MG Rover, the embattled car manufacturer, will today report a fresh slump in sales, taking the shine off a £42.5m sale and leaseback deal involving its Longbridge plant.
The company's UK registrations fell 27 per cent in December, following a 32 per cent slide in November, resulting in a 3 per cent decline in MG Rover's UK sales for 2003 to about 96,000.
The collapse in sales in the final two months of the year follows a barrage of adverse publicity over boardroom pay-outs for the four directors of Phoenix Venture Holdings, which bought the car maker from BMW for £10 four years ago.
News of the continued sales slump may overshadow an agreement MG Rover announced yesterday with the property developer St Mowden Properties to mortgage half the 475-acre Longbridge site in Birmingham. Under the deal, MG Rover has sold 228 acres of land including 4.25 million sq ft of buildings to St Modwen and will lease back the land for an initial rent of £3.6m a year with annual uplifts.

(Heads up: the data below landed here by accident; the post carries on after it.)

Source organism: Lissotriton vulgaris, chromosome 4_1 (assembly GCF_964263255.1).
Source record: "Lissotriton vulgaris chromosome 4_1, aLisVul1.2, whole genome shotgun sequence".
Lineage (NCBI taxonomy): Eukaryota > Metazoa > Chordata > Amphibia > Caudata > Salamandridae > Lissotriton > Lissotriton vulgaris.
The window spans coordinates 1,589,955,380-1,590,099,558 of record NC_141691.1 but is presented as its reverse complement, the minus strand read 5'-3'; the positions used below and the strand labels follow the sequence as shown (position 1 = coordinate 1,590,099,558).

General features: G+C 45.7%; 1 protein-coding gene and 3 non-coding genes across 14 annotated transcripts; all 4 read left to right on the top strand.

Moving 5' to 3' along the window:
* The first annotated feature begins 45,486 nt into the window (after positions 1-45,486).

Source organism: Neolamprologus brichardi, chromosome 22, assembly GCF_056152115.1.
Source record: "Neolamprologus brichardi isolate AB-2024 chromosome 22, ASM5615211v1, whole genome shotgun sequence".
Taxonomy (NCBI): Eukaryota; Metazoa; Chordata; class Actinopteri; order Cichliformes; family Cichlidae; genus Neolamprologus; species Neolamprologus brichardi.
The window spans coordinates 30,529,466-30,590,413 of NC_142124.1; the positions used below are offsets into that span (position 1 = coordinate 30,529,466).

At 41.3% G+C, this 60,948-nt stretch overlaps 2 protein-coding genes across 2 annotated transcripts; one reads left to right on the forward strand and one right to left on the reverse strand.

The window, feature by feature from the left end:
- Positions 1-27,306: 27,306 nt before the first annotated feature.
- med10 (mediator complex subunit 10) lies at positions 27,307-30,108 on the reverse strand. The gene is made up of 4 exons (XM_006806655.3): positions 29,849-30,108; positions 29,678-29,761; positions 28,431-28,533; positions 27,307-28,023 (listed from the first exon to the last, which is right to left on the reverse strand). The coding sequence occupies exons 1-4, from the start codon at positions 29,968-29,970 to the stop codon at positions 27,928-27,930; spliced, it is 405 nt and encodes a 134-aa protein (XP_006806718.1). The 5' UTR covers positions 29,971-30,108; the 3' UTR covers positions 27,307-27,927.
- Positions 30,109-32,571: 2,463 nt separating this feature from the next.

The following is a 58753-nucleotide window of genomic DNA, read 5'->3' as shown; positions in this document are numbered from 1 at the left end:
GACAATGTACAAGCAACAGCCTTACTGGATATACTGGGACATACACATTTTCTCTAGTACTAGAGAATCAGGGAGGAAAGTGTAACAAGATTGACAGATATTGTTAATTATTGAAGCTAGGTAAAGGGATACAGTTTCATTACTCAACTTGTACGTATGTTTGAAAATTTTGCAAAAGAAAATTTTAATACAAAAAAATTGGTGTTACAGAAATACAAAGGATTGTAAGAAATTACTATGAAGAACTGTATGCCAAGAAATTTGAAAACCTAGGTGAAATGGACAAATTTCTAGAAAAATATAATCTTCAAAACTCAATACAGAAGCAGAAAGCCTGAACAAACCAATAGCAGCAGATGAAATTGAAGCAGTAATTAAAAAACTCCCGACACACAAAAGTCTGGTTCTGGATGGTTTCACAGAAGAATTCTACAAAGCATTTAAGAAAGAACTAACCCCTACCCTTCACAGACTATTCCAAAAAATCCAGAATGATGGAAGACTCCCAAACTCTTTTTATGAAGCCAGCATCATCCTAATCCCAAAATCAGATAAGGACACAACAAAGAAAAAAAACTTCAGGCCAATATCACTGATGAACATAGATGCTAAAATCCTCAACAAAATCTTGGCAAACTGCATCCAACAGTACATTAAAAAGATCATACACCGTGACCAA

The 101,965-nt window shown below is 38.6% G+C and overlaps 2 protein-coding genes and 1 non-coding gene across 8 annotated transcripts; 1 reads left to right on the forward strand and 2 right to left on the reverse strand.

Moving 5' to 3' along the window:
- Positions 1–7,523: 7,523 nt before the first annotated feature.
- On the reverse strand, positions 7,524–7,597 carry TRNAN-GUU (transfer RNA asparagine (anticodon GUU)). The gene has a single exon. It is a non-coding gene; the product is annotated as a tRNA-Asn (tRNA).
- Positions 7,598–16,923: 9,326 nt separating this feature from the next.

The lease will last up to 35 years with an option to renew after that, and covers the part of the Longbridge site devoted to car manufacturing.
Following the earlier £16.6m sale of 60 acres of surplus land to Advantage West Midlands for redevelopment as a high-technology park and retail and leisure facilities, MG Rover now owns less than 200 acres of the Longbridge site. Most of the land owned by MG Rover is occupied by its engine building division Powertrain.
Kevin Howe, chief executive of MG Rover, said the proceeds from the sale and leaseback deal with St Modwen would be ploughed back into its car business to help support product development.
He added that there were no plans to dispose of the 186 acres of land now occupied by Powertrain.
Phoenix Venture Holdings cut its losses in 2002 to £95m but within that the core MG Rover car manufacturing operation lost £111m. Mr Howe warned that while these losses could be sustained in the short-term, MG Rover must start to contribute positive results.Reuse content